Of course, the silver lining might be the tax increase finally gives smokers the incentive to quit.
Not a chance, says Curtis Dubay, an economist with the Tax Foundation in Washington. "Smoking is an addiction. Higher prices won't stop them," he says.
More likely, smokers will either suck up the cost or take to their cars.
The tax on cigarettes in Virginia is 30 cents, or $1.70 less than what it would be in Maryland under O'Malley's proposal, Dubay says. A carton of cigarettes with 10 packs will cost $17 more in Maryland. "It's certainly worth a trip across the border," he says.
The increase in the state income tax for high-income households could cause Marylanders to make their most drastic move - to move.
The governor would create two new tax brackets - 6 percent and 6.5 percent - for the highest earners. The 6 percent rate would kick in, say, for a married couple with more than $200,000 in taxable income. The 6.5 percent rate applies to taxable income above $500,000.
Add on local taxes, and the income tax rate for some would be 9.7 percent, says Edward Ben, a partner with the accounting firm of SC&H; Group in Sparks. "It's a pretty high tax rate, almost 10 percent of your income."
That would make Maryland's individual income tax rate the third highest in the country. If income taxes are your worry, don't move to California or Rhode Island.
"I'm frightened this is going to scare more higher income [individuals] out of the state," Huebel says. "I have already had a handful of clients call and ask if they moved over the state line, how would that affect them?"
Huebel says he noticed an exodus of wealthier clients when the exemption for the federal estate tax rose to $2 million but Maryland's estate tax didn't follow.
But moving is drastic. And people need to look at the big picture. States need to raise revenue somewhere, and if it's not through an income tax, it may be through some other tax that bites you.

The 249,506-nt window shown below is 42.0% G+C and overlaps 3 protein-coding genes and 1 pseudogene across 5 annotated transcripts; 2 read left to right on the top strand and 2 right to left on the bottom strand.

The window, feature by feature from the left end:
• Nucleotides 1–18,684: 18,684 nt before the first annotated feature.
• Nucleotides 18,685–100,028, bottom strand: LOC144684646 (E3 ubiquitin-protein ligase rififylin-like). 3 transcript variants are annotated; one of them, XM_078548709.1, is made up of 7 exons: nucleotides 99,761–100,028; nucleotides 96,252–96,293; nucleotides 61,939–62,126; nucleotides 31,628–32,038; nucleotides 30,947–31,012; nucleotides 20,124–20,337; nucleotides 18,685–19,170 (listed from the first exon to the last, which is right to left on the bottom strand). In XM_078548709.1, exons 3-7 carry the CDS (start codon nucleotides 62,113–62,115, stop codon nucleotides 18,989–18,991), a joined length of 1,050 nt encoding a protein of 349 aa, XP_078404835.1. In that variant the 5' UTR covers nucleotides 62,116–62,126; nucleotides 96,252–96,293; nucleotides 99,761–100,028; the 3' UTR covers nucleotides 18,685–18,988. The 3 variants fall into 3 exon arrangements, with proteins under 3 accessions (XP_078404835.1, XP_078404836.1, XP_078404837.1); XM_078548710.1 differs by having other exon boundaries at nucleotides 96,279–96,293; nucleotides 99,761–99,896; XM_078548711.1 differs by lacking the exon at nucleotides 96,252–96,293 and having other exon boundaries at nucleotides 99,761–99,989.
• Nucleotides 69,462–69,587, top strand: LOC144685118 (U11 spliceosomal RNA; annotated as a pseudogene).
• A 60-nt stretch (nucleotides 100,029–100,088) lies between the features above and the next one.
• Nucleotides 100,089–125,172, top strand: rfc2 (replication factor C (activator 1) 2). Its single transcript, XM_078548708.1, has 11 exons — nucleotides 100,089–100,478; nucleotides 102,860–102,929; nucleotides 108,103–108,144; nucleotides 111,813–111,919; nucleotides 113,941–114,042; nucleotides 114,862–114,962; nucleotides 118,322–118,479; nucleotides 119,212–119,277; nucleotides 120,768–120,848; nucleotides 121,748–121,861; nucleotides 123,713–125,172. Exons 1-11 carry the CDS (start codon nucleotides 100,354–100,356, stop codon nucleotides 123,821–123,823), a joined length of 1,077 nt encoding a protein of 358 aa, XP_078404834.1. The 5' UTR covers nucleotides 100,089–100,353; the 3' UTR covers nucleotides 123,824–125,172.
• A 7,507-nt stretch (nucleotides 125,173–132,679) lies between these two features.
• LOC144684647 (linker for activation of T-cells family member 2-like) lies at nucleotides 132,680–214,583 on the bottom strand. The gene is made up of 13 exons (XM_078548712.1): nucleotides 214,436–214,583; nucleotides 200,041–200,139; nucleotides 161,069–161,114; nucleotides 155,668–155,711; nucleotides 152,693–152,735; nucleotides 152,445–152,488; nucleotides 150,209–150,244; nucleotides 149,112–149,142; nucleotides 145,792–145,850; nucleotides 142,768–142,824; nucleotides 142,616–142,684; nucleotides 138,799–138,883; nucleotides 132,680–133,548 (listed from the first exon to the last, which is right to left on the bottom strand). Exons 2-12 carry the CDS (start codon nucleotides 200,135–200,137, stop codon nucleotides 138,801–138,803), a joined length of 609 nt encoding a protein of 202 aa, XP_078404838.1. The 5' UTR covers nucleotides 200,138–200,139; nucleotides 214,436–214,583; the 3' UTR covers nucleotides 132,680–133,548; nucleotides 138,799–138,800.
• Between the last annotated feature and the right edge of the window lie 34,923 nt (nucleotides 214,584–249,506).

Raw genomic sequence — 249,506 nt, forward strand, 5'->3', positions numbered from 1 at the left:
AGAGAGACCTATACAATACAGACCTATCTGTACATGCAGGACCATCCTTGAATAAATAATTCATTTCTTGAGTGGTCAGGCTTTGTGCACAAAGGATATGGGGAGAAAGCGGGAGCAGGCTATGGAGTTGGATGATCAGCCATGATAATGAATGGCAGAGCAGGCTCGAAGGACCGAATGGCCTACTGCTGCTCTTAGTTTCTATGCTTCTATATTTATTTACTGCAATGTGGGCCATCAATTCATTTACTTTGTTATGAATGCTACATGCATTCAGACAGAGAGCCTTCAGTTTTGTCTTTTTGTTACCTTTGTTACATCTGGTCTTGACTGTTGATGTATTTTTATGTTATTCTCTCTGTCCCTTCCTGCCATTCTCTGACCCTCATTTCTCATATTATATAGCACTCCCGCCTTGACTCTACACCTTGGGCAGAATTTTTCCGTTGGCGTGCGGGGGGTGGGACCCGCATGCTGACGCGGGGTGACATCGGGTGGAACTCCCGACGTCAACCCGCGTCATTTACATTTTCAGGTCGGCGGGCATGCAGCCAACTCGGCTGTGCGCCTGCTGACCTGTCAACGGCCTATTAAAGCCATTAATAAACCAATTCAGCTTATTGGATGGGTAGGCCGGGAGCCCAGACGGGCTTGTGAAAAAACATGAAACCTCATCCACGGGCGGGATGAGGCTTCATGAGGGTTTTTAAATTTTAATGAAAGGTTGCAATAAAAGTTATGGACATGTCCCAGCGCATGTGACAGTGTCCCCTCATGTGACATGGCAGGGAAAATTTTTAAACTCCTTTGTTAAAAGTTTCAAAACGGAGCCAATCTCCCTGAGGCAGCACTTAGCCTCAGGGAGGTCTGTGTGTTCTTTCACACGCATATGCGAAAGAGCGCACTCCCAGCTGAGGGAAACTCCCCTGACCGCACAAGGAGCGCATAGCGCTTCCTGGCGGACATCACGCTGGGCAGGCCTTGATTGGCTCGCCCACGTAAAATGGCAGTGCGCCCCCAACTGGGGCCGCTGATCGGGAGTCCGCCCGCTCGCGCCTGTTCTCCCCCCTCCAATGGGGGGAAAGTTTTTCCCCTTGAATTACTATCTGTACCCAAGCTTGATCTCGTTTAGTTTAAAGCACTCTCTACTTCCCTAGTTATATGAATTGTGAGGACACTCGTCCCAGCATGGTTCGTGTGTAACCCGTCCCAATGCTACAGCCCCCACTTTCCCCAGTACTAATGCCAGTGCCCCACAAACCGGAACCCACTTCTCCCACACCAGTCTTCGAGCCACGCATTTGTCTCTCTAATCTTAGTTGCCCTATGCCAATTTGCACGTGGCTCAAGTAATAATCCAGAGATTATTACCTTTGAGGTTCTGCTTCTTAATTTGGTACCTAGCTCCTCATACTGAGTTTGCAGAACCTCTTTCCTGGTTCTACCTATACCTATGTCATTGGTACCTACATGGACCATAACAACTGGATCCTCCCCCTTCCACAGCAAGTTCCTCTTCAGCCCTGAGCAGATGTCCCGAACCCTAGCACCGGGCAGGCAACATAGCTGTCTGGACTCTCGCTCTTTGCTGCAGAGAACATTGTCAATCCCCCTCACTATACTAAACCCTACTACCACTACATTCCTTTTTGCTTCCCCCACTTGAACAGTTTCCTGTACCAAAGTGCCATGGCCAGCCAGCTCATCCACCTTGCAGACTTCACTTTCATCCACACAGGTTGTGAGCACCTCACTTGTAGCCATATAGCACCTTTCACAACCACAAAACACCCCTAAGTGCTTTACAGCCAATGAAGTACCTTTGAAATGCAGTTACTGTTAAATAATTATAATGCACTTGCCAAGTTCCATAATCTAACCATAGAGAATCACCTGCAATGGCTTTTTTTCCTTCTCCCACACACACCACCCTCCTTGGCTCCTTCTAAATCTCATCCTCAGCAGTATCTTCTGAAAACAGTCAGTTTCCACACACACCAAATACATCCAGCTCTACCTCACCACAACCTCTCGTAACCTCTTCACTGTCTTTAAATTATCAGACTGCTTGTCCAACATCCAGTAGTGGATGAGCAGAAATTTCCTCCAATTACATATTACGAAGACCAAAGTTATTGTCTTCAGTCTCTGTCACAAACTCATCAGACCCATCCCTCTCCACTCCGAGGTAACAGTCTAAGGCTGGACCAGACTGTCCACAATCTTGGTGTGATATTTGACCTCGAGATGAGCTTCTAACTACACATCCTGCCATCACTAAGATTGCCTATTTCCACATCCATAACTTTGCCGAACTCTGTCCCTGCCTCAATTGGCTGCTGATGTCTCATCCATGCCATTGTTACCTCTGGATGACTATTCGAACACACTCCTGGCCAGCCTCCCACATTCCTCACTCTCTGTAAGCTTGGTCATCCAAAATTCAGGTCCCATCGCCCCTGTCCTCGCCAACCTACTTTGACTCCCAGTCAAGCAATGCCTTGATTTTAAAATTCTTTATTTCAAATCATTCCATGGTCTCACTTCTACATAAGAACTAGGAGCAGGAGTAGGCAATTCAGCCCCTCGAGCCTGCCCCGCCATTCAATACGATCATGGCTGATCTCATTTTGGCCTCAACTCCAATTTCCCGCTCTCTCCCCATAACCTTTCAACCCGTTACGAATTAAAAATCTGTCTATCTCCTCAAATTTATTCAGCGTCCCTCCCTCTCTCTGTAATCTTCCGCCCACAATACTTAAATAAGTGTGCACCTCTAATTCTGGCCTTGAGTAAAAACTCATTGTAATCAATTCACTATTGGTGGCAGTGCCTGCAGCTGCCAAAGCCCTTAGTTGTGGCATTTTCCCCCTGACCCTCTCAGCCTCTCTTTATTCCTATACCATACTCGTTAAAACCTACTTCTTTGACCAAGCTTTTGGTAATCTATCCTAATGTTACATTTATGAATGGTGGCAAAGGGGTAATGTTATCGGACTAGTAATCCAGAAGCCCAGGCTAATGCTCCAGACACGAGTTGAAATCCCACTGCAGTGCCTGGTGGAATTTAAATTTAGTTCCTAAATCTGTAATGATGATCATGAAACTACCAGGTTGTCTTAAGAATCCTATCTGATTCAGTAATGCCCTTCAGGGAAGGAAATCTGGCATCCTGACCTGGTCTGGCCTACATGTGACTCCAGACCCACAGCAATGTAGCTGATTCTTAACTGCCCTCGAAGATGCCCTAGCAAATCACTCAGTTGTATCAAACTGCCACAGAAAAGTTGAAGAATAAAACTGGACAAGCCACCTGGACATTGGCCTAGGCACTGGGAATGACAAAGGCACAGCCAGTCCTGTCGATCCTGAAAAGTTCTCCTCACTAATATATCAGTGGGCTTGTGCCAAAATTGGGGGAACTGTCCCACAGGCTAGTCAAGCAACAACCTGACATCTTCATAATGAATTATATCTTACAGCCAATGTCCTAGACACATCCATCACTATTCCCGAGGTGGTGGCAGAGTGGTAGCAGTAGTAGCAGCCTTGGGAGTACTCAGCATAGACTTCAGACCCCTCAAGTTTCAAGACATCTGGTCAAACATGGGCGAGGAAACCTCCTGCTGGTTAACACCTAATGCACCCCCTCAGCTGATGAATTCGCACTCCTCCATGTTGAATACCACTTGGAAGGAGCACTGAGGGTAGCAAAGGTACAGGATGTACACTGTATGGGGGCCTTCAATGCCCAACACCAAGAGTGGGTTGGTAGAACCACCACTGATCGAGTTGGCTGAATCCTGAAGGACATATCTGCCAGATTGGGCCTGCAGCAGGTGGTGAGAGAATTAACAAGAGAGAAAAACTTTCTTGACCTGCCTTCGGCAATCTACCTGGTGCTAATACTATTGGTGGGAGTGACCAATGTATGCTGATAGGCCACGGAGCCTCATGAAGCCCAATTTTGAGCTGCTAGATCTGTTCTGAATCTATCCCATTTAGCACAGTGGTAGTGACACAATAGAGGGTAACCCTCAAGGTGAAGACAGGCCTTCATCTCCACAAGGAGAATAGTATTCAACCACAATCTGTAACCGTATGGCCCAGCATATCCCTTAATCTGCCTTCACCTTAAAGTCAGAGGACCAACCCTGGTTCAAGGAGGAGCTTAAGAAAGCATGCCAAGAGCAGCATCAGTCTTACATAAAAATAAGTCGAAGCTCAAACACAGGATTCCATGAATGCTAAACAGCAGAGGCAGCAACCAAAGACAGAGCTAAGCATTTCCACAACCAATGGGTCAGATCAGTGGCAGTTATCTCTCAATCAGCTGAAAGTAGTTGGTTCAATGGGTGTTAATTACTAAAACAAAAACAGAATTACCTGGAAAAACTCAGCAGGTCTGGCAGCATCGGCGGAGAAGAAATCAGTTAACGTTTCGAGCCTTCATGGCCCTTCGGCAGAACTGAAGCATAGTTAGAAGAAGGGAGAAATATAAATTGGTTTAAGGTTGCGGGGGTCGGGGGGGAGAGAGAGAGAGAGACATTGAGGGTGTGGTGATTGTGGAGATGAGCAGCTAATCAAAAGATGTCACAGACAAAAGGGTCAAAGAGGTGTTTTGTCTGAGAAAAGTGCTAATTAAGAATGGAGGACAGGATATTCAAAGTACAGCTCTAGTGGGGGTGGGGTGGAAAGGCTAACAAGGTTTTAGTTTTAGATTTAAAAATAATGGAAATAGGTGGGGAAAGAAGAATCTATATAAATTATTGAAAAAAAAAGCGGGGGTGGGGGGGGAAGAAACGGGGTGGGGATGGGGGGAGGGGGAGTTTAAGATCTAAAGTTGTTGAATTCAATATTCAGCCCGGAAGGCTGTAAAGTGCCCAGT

Pennsylvania has become a haven for Maryland retirees because the state doesn't tax a range of retirement income, says Bob Cassel, director of tax services for Baltimore-Washington Financial Advisors in Columbia. But Pennsylvania tends to have high property tax and local taxes.
'Not just a tax issue'
And Marylanders who escape to Florida because it doesn't have an income tax often can't afford health insurance there, Cassel says. "It's not just a tax issue," he says.
Cassel calculated the income tax increase for his clients. He figures a family of four with taxable income of $250,000 will pay $625 more under the proposal. That's certainly not enough to make them pull up roots or affect their investing, he says.
"They may have to cut somewhere, but it might not be savings," he says.
One other result, perhaps unintended by the governor, is higher-income Marylanders will end up paying more in federal tax if they're subject to the alternative minimum tax, Bacci says.
The AMT is a federal tax designed decades ago to prevent the rich from escaping taxes through the heavy use of deductions. Unlike the regular income tax, the AMT doesn't allow filers to deduct their state income tax.
Many of those with taxable income of $250,000 pay AMT tax now, Bacci says. If their state income tax goes up, then so does the amount that's subject to the federal tax.
The governor "will get a signed picture from W for his effort," Bacci says. "He won't gain any admirers here."